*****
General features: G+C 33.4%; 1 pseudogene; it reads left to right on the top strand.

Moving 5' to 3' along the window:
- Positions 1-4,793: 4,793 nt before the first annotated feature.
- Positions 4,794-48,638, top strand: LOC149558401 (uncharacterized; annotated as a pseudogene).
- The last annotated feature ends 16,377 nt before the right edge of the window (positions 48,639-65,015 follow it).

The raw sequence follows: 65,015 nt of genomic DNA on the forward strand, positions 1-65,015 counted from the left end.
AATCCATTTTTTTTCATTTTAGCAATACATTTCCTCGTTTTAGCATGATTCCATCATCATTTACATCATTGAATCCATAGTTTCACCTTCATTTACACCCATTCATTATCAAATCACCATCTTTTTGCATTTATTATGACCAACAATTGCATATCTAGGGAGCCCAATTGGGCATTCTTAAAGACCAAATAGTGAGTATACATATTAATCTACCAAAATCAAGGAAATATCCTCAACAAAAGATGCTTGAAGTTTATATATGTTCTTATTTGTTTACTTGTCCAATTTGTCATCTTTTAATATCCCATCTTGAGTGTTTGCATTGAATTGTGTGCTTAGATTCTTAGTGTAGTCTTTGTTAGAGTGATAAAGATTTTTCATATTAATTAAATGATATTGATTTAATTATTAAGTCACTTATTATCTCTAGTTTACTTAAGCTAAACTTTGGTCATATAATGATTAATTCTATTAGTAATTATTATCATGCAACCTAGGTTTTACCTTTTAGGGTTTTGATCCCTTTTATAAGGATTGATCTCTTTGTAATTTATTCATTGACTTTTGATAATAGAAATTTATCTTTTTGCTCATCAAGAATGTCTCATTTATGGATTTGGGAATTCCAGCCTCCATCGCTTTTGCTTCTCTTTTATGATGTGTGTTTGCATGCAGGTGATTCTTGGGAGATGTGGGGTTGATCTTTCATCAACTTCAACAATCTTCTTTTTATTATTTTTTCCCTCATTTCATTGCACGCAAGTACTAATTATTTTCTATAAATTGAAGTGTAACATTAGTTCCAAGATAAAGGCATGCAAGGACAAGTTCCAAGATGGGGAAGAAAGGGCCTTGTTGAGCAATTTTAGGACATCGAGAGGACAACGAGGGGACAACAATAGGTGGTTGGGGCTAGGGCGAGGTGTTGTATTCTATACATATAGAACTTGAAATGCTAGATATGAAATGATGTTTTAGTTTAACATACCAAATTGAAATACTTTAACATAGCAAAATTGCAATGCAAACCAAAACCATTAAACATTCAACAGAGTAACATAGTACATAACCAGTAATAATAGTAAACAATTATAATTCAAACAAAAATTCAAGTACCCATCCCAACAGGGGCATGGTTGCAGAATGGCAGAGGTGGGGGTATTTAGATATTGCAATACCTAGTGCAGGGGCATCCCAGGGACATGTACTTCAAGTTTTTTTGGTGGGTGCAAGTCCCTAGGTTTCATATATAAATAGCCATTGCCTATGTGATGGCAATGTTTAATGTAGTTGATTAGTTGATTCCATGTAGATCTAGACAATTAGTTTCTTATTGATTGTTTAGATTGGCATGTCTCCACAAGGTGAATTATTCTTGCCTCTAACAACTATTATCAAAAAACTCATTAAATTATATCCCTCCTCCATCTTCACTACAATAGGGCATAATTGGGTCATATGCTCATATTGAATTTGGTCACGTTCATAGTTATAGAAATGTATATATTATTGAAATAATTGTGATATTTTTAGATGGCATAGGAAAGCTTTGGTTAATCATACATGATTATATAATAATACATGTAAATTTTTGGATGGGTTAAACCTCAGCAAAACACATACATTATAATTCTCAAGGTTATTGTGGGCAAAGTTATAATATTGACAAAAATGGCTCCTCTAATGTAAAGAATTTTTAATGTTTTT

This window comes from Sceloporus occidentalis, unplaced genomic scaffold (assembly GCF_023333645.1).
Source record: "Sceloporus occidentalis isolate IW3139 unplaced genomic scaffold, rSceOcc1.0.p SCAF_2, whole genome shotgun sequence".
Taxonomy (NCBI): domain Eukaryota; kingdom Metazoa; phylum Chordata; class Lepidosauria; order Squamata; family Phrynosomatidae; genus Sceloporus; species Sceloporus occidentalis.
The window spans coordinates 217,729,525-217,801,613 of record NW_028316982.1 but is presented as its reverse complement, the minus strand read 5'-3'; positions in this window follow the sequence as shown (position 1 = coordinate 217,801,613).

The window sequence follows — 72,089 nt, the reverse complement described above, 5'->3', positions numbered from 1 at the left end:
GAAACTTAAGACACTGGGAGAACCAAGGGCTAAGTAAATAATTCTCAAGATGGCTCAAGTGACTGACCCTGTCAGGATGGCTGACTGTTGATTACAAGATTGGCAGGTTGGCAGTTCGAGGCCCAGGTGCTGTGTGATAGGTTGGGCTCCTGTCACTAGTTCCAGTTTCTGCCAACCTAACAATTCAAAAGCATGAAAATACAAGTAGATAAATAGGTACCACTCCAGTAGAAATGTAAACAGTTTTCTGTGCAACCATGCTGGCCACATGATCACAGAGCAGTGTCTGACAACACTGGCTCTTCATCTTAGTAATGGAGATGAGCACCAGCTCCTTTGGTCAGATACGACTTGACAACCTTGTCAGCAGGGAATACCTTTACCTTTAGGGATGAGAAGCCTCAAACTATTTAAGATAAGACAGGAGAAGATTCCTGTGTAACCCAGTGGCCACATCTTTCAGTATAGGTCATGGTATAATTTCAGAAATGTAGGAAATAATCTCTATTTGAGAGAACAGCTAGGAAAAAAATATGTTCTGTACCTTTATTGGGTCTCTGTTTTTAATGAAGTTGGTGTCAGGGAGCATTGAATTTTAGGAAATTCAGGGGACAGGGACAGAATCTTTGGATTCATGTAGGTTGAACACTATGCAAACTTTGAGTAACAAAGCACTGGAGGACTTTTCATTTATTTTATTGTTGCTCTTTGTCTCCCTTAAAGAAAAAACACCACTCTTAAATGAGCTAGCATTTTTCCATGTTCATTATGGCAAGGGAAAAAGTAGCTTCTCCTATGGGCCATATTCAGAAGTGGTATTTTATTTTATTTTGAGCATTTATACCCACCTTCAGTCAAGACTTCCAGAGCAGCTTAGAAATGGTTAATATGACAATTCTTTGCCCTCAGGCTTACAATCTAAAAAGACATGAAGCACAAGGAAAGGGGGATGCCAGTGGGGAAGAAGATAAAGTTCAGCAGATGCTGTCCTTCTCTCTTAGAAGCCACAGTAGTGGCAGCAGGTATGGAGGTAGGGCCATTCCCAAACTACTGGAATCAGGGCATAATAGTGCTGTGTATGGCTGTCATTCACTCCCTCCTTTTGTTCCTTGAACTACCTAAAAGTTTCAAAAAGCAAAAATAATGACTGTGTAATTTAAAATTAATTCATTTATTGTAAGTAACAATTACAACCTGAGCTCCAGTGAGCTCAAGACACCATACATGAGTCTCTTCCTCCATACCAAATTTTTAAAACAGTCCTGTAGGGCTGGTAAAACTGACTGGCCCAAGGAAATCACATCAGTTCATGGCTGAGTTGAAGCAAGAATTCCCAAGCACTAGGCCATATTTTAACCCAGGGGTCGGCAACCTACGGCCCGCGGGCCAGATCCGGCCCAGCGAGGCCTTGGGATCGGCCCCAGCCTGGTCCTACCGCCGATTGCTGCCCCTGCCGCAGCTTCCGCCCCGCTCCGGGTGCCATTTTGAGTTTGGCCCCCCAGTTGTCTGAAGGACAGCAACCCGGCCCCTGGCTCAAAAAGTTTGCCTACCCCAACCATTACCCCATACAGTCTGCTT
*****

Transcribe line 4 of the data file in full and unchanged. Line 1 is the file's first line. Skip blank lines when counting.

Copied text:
- Positions 4,794-48,638, top strand: LOC149558401 (uncharacterized; annotated as a pseudogene).